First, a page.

By Michel Rose and Elizabeth Pineau
PARIS (Reuters) – Just as France’s top judge defends his widely condemned plan Hours before the reinvigoration, President Emmanuel Macron was his usual defiant self in making people work longer for the state pension.
“Never give up, that’s my motto,” he said during a visit to Notre Dame on the anniversary of the fire that nearly obliterated the country’s most famous cathedral.
Macron’s popularity has plummeted and much of France loathes his pension reforms, but the Constitutional Court ruled on Friday that legislation raising the retirement age by two years to 64 In accordance with the founding charter of the French Republic.
The verdict clears the way for the 15 year-old president to enact laws that provide him with a He then intends to use this political lifeline to push a broader reform agenda.
Macron’s challenge will be to quell widespread anger over his pension reforms and disdain for democracy as he struggles without a final vote given the lack of a majority in parliament. The pension bill was forced through under.
A government source familiar with the executive’s thinking said the president had set his course: measures to improve everyday life, including providing health and education, and Unemployment fell to 5 percent, said Bruno Cautres, a political analyst at Sciences-Po University, a “full employment law” aimed at speeding up the economy.
Macron must also “show goodwill”.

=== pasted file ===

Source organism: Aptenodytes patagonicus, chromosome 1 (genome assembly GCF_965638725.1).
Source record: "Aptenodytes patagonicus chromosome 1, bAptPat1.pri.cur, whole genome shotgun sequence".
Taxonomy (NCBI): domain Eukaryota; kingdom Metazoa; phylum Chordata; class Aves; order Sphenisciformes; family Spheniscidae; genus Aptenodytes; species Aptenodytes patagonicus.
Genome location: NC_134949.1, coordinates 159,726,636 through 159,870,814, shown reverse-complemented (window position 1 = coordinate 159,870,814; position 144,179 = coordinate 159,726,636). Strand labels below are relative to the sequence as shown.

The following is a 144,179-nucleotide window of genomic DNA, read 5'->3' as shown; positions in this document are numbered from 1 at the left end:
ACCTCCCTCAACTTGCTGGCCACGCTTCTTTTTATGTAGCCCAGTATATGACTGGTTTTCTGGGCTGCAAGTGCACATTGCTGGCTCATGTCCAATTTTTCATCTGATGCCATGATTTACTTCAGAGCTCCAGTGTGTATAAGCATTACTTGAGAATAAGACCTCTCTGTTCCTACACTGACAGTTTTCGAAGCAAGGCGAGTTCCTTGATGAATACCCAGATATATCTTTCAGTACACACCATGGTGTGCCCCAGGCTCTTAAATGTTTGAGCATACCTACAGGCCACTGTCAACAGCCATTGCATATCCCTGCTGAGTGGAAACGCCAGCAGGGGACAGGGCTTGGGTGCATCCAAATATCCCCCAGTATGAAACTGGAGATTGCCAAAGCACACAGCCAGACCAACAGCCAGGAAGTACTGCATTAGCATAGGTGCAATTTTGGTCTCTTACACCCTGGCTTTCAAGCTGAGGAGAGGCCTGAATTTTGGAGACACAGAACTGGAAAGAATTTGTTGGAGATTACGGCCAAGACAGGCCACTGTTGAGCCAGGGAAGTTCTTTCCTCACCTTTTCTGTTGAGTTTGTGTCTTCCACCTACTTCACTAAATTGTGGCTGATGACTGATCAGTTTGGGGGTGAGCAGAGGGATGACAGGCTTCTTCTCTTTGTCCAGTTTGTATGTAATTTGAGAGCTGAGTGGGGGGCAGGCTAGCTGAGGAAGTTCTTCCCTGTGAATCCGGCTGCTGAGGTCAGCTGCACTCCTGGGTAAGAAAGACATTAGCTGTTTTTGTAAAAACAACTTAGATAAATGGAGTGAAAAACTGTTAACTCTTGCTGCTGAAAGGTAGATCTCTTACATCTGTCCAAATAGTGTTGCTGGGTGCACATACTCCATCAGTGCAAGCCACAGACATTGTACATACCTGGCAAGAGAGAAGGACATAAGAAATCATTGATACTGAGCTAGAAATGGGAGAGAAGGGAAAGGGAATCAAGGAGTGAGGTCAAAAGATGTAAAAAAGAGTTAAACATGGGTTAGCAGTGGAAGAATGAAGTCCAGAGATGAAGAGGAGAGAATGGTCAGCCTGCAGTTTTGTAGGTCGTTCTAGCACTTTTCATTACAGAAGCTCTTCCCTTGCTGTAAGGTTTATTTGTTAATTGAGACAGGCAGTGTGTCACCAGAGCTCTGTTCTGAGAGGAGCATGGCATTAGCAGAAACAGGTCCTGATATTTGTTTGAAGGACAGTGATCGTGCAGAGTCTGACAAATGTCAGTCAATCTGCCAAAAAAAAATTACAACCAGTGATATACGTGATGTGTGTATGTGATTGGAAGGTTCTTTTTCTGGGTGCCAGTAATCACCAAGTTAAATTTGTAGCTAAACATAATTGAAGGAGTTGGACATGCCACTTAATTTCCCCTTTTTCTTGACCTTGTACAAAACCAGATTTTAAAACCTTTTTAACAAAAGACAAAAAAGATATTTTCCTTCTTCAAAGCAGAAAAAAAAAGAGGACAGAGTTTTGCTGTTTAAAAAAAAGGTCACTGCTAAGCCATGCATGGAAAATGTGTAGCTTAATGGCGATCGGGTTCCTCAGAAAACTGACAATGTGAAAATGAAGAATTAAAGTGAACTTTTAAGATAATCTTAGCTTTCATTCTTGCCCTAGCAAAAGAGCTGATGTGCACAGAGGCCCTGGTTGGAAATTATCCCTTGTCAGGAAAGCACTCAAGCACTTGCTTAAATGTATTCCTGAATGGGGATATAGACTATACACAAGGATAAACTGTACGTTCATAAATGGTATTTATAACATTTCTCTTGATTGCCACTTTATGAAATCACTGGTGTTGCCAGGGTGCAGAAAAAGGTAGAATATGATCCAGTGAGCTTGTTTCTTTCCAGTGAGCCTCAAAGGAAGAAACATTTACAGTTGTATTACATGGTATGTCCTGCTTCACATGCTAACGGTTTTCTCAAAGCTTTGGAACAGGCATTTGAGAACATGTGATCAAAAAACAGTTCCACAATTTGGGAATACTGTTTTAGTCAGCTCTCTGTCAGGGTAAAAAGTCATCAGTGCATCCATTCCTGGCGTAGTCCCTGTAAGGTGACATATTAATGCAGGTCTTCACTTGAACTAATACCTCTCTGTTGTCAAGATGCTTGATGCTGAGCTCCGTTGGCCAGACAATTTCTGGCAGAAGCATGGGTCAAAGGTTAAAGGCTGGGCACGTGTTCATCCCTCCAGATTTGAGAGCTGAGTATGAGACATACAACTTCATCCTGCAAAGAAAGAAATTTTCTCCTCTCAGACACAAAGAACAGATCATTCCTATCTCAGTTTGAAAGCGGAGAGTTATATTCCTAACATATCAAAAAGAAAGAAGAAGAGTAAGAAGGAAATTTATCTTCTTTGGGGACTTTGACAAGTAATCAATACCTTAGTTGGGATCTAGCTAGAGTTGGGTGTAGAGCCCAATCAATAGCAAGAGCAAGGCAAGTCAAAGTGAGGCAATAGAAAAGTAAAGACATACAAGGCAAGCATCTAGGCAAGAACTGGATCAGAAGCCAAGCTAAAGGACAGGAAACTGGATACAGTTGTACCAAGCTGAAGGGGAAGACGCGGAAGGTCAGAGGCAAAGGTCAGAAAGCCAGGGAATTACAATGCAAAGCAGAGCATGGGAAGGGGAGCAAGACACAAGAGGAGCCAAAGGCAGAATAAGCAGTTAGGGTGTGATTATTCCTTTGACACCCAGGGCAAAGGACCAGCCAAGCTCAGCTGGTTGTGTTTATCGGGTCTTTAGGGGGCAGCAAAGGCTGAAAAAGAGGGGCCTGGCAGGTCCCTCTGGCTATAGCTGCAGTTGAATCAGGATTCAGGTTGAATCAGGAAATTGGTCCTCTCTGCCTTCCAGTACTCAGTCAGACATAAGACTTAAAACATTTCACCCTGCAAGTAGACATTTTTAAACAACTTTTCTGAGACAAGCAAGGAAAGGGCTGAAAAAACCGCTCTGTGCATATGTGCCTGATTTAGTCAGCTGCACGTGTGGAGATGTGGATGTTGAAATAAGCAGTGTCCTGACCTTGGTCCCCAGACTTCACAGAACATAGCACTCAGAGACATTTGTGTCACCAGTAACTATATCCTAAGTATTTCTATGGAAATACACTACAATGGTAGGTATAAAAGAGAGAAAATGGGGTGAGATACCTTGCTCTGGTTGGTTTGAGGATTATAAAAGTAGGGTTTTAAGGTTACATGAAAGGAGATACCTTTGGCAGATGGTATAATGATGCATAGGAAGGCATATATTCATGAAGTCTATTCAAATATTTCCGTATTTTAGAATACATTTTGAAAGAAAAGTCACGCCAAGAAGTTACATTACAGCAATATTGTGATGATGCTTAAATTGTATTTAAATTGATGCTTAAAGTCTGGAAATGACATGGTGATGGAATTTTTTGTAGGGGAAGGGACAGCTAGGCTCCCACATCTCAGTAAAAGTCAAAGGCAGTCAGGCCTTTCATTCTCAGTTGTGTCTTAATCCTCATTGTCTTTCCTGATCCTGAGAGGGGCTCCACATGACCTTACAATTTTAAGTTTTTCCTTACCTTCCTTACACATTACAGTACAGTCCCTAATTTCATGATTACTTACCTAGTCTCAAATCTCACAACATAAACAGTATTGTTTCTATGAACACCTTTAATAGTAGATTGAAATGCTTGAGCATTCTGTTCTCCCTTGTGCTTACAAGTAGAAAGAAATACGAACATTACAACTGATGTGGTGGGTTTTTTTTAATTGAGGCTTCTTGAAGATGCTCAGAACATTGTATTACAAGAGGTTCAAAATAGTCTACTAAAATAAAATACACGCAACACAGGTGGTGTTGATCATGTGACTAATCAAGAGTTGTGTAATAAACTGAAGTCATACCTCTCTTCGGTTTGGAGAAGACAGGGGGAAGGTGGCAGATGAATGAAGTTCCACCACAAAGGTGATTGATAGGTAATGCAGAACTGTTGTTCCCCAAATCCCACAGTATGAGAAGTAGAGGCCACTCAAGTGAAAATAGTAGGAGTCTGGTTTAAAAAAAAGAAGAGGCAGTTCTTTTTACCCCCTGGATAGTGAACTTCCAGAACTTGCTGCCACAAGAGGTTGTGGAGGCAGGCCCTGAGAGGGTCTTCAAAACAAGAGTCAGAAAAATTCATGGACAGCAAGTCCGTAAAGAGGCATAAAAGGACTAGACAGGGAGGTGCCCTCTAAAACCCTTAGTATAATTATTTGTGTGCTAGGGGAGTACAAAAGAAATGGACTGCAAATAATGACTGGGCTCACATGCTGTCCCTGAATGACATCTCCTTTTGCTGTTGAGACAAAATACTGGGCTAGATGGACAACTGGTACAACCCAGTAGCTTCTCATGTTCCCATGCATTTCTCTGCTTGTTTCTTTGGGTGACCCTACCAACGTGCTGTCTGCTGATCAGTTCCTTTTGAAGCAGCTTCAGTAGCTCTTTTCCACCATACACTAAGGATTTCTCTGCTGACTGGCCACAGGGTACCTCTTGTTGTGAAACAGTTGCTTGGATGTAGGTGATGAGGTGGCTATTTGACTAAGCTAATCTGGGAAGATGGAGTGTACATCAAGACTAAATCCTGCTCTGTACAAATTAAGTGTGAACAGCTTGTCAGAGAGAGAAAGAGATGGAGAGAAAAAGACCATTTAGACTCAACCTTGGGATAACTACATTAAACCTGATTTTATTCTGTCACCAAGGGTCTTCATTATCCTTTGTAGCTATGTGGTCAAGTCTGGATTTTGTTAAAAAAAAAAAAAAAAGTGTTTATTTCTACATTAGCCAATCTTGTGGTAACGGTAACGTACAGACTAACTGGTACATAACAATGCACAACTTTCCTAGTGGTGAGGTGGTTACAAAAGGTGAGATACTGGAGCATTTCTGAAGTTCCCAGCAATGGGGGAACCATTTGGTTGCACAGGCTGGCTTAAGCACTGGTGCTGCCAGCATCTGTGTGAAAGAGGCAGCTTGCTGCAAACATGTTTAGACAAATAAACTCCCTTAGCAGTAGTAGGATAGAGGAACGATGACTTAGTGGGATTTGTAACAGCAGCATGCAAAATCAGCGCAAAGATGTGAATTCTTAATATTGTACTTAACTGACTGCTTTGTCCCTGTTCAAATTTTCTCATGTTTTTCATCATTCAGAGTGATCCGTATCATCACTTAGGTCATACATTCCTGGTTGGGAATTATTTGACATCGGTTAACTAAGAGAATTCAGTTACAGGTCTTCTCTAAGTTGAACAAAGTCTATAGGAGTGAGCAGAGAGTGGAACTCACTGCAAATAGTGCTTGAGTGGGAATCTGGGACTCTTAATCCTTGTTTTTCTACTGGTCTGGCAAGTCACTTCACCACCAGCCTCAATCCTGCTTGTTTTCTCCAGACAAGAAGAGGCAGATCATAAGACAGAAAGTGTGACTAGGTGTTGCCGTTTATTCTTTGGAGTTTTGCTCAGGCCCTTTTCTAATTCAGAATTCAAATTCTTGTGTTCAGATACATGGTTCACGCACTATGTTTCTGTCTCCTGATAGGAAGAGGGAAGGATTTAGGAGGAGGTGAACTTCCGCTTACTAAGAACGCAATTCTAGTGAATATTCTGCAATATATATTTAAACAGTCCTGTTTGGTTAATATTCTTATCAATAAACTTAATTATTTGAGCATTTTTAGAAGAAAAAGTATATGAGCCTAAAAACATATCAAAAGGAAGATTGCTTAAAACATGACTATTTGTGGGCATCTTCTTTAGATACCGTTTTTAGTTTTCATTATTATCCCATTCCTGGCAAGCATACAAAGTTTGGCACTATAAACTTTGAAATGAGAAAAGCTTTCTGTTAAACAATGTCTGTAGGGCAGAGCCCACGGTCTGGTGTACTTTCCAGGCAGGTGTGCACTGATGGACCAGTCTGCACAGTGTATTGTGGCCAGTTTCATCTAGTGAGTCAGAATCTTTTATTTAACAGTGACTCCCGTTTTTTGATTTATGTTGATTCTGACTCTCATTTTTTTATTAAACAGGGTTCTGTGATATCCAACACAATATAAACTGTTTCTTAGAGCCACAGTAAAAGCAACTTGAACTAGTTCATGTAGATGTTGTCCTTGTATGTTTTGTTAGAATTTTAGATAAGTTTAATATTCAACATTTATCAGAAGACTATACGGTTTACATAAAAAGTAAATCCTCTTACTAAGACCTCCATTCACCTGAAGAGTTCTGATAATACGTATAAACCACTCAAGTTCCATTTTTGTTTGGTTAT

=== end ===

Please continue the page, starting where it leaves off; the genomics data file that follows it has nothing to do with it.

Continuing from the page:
In that spirit, a presidential official said, he invited unions to the Elysee Palace for talks next Tuesday. However, union leaders rejected the offer and said they would keep fighting.
To help Macron’s cause, turnout at protests across the country has fallen in recent weeks. “Even in France, strikes will not go on forever,” said a government official.
The protests show that the French are calling for More social justice, and hints at how he plans to make it happen.
“What does this anger indicate? A sense of injustice. People say: it’s always the same people working, they have to make an effort,” he told TF1 and France 2 explain.
He criticized the “cynicism” of companies that use government money but use their profits for share buybacks, promising to get them to spend more of their money on their employees.
He also reaffirmed a campaign promise to get people on income support to work from 15 to 20 hours to maintain their benefits. Such a measure might be popular with voters on the right, but risks angering the left.
It still needs to pass in parliament, where Macron has lost his majority, and where the debate is increasingly fractious.
The Conservative Republican Party (LR), which the government had hoped to secure support, is deeply divided in the pension reform saga.
“There are big wounds in this country,” LR lawmaker Aurélien Pradié said on Twitter, opposing a partisan reform line that favors pension reform. “You have to be blind or irresponsible to not see reality.”
Four of Macron’s own lawmakers announced this week that they would no longer serve in the party, further weakened his position in parliament.
Meanwhile, relations between Macron and his prime minister, Elizabeth Bohn, have taken a hit. Sources said Byrne was furious at the leaked informal attack on unions by Macron while he was in China and made it public.
So while pension reform is written into the law, Macron still has a lot of political capital to regain.
“It’s a short-term victory,” Harris Interactive political analyst Jean-Daniel Levy said on RTL radio. “His governing style appears solitary, authoritarian and disconnected from reality. This is the main challenge facing a president today.”